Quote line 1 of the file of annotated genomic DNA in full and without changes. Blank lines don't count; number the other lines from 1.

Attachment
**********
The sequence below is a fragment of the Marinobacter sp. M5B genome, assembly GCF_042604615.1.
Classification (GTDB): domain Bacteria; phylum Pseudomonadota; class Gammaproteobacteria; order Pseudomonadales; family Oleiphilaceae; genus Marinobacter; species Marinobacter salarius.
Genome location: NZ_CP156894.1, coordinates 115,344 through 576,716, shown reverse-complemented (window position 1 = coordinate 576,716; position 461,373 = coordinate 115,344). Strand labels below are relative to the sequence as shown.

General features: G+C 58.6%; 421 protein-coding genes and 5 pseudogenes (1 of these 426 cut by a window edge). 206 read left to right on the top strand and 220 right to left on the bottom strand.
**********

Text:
The sequence below is a fragment of the Marinobacter sp. M5B genome, assembly GCF_042604615.1.